Eliza Montague (1794? -1858)

by Jan Richardson


Eliza Montague was indicted at the Old Bailey for stealing a handkerchief in April 1830. She denied the charge but was found guilty and transported for life. The indent of the Kains, which arrived in Sydney in March 1831, recorded Eliza’s surname as ‘Montague or Watkins’ but she did not use the surname of Watkins after she disembarked. Eliza was 36 years old and married, but had no children. She had red hair, brown eyes, a ‘sallow freckled’ complexion and was born in Martinique in about 1794. Martinique, in the French West Indies, was the scene of several battles between the French and British, as a result of which the British occupied the island in 1762-63, 1794-1801 and 1809-16. Eliza appears to have been born in Martinique just before or during the second period of British control of this Caribbean island so highly prized for its sugar plantations.

Almost immediately after arriving, Eliza was admitted to the Sydney Gaol before being ‘disposed of’ to the Female Factory at Parramatta. The gaol entrance book incorrectly recorded her place of birth as ‘India’ and stated she was, ‘Useless in service she having shewn strong simptoms [sic] of insanity’. The Kains: female convict vessel, which contains the journals of crew member Charles Picknell and the ship’s surgeon, Thrasycles Clarke, notes that:

One of the convict women was declared insane by Clarke when the Kains reached Sydney, and a number of entries in his medical journal suggest the bedlamite nature of the voyage.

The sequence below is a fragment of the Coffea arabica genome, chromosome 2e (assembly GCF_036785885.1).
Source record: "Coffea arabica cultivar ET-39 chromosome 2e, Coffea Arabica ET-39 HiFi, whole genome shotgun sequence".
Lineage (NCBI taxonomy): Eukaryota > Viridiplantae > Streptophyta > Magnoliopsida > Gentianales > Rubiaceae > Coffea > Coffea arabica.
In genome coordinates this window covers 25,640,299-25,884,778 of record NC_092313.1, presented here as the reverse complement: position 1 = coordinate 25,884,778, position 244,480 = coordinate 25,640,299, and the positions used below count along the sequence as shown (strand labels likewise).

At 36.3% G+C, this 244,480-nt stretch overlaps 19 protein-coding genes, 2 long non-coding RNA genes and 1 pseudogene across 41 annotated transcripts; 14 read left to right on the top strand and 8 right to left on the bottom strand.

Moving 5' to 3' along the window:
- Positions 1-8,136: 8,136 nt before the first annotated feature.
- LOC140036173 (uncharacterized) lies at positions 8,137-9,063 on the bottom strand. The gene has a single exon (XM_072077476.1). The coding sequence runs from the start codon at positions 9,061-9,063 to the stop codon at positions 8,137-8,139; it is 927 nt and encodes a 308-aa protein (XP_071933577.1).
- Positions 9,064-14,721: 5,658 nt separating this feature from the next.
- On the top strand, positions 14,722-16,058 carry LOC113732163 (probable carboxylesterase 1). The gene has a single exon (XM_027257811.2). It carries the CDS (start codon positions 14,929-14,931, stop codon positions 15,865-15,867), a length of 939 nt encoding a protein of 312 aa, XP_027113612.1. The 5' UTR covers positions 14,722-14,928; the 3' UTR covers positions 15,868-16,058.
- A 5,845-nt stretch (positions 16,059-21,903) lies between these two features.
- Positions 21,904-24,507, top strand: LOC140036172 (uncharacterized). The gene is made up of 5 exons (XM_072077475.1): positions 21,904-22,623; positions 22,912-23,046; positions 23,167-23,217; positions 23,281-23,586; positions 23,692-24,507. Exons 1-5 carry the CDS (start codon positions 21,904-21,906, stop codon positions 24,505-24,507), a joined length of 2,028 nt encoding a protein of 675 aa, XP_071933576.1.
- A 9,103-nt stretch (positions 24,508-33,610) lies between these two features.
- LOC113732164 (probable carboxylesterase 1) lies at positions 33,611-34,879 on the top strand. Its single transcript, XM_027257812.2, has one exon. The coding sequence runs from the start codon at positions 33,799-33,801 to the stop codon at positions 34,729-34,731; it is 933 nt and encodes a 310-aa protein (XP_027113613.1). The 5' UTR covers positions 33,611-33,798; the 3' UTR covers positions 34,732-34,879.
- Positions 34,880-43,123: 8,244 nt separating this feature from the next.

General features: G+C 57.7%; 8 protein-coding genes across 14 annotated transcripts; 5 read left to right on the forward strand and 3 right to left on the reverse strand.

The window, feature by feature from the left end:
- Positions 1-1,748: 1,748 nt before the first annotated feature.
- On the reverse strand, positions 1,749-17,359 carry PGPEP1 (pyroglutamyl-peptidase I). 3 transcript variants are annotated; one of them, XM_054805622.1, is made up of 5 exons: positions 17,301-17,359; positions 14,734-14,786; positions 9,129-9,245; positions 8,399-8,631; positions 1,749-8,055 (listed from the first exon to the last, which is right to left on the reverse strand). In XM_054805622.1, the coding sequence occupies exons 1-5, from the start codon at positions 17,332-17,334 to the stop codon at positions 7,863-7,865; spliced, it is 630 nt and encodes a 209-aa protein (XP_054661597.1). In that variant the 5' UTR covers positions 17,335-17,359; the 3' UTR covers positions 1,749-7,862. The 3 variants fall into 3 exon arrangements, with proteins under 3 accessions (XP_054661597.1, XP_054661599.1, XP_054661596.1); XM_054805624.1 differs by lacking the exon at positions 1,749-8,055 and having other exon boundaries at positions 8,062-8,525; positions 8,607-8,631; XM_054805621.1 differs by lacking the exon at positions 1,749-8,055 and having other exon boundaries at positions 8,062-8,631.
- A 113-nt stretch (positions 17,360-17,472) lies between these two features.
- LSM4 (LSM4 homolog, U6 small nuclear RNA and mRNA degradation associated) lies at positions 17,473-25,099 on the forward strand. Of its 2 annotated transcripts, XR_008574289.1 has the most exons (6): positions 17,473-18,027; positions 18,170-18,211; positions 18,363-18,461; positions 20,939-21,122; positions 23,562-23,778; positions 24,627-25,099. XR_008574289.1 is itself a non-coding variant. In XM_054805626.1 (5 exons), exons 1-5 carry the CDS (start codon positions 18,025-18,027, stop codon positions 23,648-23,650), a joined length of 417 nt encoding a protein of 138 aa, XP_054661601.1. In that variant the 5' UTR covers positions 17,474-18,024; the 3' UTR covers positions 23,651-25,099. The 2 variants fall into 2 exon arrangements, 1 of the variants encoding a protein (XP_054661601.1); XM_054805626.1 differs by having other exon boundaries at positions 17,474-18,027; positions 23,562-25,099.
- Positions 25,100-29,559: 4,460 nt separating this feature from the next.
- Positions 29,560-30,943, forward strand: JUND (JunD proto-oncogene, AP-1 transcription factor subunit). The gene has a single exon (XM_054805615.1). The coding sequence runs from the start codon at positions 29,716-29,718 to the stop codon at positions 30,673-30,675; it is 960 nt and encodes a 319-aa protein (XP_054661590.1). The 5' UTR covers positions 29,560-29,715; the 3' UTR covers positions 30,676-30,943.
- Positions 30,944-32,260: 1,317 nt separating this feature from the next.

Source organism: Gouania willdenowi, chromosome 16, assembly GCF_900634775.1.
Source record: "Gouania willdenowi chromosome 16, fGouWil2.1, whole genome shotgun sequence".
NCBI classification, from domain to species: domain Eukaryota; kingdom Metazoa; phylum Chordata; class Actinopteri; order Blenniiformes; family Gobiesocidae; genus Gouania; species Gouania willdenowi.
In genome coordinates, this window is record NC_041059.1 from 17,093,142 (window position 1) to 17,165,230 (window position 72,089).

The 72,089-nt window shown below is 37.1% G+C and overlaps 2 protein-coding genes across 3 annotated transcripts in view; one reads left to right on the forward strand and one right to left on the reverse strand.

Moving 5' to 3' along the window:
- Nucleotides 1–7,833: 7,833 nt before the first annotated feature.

In November 1831, the Sydney Monitor reported that ‘Mr Iredale of George Street’ had been supplied with an assigned female servant ‘who, however, had turned out to be a lunatic, and had been but a short time before confined in the mad-house at Castle Hill’.

Castle Hill Asylum operated from 1811-25 but, after being declared unfit for habitation, patients were moved to Liverpool Court House from 1825-38 and then to the Tarban Creek Lunatic Asylum in 1838.  In December 1838 Eliza was assigned to work as a ‘nurse’ at the Tarban Creek Lunatic Asylum. The next trace of Eliza occurs in December 1842 when she was granted a ticket of leave for Liverpool, later cancelled, and then in 1844 she obtained another ticket for Liverpool, ‘Per the Gov. [Government] Minute on a List from the F. F. [Female Factory] Parramatta’. At the end of 1847 the Female Factory closed and in 1848, with a small number of insane and invalid female convicts remaining as residents, re-opened its doors as the Convict, Lunatic and Invalid Establishment, later known as the Parramatta Lunatic Asylum.

In February 1848 the Colonial Surgeon, Patrick Hill, certified that Eliza was one of four insane women, ‘now inmates of the Female Factory’, who ‘should be removed to the Establishment in the Female Factory set apart for Female Lunatics’.The following month, when Eliza was officially admitted to the new lunatic asylum, the medical case book described her as ‘subject to occasional attacks of Mania when she becomes sullen and comatose for days and even weeks’. In August 1853 the case book recorded Eliza’s medical treatment for a stomach cramp, after which the final undated entry simply stated that Eliza was ‘Dead’. Eliza’s death certificate reveals that she died at the ‘Lunatic Asylum Parramatta’ in July 1858, having suffered from ‘Mania’ for ten years. Despite being Protestant, Eliza was buried in the Roman Catholic Cemetery at Parramatta after nearly thirty years of struggling with mental illness, most of which was spent as an inmate in the Female Factory and at the lunatic asylums of New South Wales.

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Further reading:
Jan Richardson, 'Caribbean stories: born in the West Indies, tried in the British Isles, transported to New South Wales', in From the Edges of Empire, eds L. Frost and C. McAlpine, Convict Women’s Press,  Hobart, 2015, pp. 114-130. 



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